A woman who said she was terrorized by her husband of 30 years took the stand on Friday and was in tears as she described two instances where he’d beaten her in their Topaz Lake home.
David Cantrell, 67, was held for trial on charges of felony domestic battery and false imprisonment in connection with incidents that occurred in 2012 and 2013.
His wife testified that on Dec. 16, 2012, Cantrell woke her up by dumping a glass of cold water on her and then beat her and threatened to kill her if she told anyone.
“He struck me with fists and a gun,” she said. “I had bruises all over. I was sore for weeks. I kept quiet about it because he said he was sorry. When my son saw me, he asked what happened to my face and wrists. I told him I had a little accident and covered up, so that they wouldn’t know he was beating me.”
The victim described a 14-hour February 2013 attack in which Cantrell pushed her down on a chair and struck her in the head with his fists and a pole.
“I was in tears,” she said. “I thought ‘I’m going to die. I’ve got to protect my head.’”
She said he strangled her until she passed out and that when she came back to consciousness, he told her he thought she was dead.
She said Cantrell threatened to shoot her if she told anyone about what happened.
“He said that if I had any thought of telling anyone about this, he would shoot me and then shoot them,” she said. “I’m still suffering a hurt back and he hit me in the head so hard I’m having trouble hearing. After that terrible beating I took on Feb. 28, it changed my whole life.”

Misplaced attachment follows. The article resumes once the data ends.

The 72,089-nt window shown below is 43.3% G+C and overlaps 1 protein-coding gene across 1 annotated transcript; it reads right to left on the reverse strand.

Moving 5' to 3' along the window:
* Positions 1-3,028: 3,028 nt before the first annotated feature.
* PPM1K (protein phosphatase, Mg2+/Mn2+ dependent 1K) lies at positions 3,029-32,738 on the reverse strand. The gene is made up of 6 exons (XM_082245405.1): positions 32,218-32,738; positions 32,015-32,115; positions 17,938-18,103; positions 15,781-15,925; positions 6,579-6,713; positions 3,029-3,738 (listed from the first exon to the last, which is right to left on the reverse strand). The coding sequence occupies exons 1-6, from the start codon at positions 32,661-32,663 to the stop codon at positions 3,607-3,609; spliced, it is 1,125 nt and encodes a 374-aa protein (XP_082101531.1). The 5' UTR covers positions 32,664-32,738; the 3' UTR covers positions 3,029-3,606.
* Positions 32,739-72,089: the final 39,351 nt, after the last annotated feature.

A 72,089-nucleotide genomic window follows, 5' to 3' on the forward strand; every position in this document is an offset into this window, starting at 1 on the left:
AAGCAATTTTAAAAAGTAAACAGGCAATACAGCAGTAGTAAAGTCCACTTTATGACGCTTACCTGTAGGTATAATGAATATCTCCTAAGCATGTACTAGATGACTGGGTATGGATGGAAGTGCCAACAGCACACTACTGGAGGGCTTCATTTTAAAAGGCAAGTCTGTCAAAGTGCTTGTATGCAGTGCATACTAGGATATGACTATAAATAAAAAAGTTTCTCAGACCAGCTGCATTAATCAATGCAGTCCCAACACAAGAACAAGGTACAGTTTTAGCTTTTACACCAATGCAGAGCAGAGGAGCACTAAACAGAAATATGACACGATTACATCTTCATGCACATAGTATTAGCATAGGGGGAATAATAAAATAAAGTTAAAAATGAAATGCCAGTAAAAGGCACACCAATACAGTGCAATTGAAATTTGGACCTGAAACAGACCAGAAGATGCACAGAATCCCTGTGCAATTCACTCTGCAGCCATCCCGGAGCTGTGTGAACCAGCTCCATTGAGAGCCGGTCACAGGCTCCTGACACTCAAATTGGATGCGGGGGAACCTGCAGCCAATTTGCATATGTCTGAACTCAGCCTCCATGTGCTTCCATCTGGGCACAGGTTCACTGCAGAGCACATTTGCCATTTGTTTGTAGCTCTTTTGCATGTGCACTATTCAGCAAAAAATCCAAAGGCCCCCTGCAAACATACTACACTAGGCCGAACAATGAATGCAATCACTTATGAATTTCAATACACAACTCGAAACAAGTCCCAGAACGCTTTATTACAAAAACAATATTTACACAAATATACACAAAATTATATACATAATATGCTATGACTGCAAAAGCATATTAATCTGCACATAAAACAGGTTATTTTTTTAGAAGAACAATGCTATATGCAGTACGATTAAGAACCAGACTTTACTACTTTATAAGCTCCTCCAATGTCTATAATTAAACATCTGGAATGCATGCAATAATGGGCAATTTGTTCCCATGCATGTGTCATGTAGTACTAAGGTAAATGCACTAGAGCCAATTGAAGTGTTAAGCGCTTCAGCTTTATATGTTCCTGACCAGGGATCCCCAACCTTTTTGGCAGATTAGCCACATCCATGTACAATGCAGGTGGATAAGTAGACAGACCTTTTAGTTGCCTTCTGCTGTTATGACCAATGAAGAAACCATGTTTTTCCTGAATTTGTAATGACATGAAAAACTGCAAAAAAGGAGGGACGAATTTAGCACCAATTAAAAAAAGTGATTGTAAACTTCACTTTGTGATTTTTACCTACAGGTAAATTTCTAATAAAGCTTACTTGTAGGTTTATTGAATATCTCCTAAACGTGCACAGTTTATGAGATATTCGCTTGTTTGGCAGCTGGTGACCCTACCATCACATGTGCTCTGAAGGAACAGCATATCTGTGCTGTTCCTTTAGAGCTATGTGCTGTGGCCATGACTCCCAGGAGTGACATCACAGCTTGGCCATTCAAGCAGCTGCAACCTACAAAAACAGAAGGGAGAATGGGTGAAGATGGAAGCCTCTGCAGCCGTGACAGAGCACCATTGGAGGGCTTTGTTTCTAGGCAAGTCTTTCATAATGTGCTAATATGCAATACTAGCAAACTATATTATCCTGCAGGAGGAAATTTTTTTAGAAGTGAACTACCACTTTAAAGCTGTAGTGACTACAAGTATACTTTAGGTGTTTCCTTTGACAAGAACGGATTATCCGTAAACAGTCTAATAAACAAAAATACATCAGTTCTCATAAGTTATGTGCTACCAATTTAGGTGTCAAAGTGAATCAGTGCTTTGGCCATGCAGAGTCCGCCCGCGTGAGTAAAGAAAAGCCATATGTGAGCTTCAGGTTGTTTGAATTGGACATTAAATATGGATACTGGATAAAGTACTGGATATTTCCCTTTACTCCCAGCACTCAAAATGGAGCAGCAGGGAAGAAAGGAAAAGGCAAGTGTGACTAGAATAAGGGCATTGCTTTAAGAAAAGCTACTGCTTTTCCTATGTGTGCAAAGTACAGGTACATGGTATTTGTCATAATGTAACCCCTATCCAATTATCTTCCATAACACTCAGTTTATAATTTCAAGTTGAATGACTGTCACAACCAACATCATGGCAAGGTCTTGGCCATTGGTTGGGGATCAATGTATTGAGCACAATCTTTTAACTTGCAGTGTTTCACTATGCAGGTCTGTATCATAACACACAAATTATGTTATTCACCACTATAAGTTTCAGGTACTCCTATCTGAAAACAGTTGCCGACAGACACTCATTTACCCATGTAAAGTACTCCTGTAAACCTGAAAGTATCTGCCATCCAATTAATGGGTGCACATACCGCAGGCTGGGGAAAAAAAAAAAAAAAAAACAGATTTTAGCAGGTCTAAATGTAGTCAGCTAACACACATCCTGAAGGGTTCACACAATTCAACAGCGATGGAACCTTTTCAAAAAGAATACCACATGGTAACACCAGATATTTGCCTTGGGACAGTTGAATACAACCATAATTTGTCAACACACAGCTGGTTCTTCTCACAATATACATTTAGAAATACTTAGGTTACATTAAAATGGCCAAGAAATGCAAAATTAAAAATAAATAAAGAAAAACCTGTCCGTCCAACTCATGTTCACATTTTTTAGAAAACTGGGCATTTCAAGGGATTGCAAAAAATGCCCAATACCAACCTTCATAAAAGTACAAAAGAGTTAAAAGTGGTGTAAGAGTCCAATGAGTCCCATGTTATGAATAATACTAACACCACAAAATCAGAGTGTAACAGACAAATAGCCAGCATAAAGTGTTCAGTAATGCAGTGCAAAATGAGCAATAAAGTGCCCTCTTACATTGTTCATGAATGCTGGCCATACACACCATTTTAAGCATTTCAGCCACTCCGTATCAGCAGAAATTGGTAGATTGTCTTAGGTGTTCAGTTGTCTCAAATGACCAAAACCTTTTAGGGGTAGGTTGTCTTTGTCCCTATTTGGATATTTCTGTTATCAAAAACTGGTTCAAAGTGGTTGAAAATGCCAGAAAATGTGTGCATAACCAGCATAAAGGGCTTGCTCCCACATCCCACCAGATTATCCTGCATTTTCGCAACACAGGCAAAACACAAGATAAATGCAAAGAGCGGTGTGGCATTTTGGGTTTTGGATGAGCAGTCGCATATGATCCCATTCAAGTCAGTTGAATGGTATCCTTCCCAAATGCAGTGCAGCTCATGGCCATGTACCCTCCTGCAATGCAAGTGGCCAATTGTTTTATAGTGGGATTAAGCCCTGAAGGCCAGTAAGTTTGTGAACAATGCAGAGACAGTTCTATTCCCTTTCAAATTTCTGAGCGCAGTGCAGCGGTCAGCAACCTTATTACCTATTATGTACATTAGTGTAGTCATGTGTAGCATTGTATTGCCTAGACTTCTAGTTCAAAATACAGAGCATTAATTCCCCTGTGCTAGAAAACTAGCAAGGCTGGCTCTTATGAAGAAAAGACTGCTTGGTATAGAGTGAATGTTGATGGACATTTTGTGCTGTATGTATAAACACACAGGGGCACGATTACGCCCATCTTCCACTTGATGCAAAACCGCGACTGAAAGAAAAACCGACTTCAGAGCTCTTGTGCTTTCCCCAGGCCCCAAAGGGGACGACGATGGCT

Prosecutor Laurie Trotter and Defense attorney Kris Brown argued whether to allow a recording of Cantrell talking to Investigator Nate Almeida in Los Angeles.
Brown said that at the time Cantrell was facing a felony battery charge in connection with a Dec. 28, 2013, incident that happened at the couple’s home there. Almeida read Cantrell his Miranda rights, and he agreed to talk. Cantrell was represented by counsel, Brown argued, and any attempt to talk to him should have gone through his attorney.
Justice of the Peace Tom Perkins allowed the recording to be played.
Cantrell told Almeida that he was lashing out in response to what he believed to be a blow to his ego.
“I guess I wanted to hurt her for hurting me,” he said on a recording made at the Los Angeles County Jail in March.
Cantrell couldn’t remember the dates of the incidents, and said his incarceration on a charge out of Los Angeles was the result of an accident that occurred while he was shadow boxing.
Cantrell is scheduled to appear in District Court on July 22.